Saturday, October 16, 2010
You have probably heard how important it is to diversify your stock holdings – don’t put all your eggs in one basket.
This is a common sense strategy that unfortunately is lost on some investors when they lock on to a hot stock or get involved in a situation where emotions overcome reason.
Many employees holds only the stock of the company in which they are working. There’s nothing wrong with owning stock in the company you work for, however you should be careful that it isn’t the only stock you own.
Diversifying your stock holdings helps you avoid across the board losses if something goes wrong in a particular industry.
For example, if all of your stock holdings were in the homebuilding industry and mortgage interest rates rose to double digits or the housing market crashed (as it did in 2008), it’s likely your holdings would suffer.
You can own different stocks and still not be diversified. Continuing the homebuilding example above, if you held stock in a homebuilder, a financial institution, a major home retailer and a building material supplier you would not be diversified. These holding are said to have a high degree of correlation, meaning each of these companies may be effected by changes in the homebuilding industry.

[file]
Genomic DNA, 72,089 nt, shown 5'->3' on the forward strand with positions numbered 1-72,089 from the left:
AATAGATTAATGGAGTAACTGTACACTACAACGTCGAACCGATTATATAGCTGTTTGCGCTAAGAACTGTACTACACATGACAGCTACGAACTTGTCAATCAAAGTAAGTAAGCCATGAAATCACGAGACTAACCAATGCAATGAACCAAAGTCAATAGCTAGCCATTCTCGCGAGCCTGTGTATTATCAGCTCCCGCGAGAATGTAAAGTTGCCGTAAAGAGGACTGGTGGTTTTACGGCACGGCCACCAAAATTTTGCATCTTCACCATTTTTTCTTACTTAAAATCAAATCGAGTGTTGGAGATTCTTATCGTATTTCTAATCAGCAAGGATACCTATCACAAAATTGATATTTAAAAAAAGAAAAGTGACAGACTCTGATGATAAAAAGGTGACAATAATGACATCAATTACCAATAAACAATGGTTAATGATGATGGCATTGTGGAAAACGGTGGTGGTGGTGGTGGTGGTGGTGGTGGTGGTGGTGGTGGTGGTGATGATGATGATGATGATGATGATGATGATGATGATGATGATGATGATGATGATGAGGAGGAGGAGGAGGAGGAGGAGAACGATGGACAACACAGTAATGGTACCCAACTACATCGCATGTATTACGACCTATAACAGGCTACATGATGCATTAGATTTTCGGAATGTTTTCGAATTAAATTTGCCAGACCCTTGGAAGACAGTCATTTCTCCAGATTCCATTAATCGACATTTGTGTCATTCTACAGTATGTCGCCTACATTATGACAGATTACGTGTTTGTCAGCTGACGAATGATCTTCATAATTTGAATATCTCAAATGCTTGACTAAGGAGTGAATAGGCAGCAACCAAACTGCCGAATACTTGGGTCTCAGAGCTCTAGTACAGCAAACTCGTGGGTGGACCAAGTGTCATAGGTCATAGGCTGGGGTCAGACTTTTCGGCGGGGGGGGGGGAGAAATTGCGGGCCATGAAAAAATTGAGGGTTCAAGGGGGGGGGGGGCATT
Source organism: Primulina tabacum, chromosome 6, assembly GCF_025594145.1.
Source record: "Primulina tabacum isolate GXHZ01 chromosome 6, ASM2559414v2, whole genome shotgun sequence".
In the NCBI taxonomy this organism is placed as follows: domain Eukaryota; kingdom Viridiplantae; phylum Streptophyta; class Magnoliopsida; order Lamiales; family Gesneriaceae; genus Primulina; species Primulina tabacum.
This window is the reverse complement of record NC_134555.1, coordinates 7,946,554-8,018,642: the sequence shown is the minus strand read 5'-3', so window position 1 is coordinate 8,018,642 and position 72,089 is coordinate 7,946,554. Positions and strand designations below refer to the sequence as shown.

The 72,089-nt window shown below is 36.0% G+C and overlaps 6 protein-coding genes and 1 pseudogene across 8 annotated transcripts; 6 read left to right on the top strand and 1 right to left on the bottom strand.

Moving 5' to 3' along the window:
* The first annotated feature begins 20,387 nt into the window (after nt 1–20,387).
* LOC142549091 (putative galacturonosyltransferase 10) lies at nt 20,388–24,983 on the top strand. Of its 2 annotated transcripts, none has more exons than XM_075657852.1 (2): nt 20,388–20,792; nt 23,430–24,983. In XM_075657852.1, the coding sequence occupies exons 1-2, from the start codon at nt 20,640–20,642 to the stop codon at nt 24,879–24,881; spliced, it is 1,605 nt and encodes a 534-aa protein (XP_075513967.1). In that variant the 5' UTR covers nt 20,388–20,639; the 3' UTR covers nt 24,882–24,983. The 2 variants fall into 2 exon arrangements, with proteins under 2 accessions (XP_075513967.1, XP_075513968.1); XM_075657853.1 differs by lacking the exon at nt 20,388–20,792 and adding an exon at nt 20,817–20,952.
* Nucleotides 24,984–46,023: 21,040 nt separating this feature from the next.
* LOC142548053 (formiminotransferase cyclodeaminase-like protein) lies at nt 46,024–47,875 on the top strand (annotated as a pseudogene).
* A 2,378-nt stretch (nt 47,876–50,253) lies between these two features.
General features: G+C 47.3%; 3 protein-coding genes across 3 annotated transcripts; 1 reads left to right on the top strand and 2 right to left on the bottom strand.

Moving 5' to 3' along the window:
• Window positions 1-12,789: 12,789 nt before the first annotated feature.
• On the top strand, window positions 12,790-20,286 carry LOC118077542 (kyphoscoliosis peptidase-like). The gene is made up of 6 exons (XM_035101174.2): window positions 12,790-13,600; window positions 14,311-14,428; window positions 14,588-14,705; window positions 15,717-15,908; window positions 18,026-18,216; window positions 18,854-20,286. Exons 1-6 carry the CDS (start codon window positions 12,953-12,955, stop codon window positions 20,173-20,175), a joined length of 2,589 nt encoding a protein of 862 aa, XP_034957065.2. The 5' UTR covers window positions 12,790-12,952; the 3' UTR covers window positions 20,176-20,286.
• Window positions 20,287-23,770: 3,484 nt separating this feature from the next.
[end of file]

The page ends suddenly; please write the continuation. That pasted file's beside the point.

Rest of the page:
What you want is a portfolio that is noncorrelated that is the companies are not part of the same industry and not subject to the same economic influences. For example, a homebuilder, an aerospace manufacturer, a paper goods supplier and a computer manufacturer would be a much more diversified portfolio.
Problems that affected one of the sectors would not likely bother the others.
There are other ways to diversify your portfolio: mixing large, mid and small cap stocks; having growth and value investments and including a small percentage of foreign stocks. However, the most important step is to make sure all of your stocks are not subject to the same economic and market influences.
Diversify Your Stocks to Avoid Losses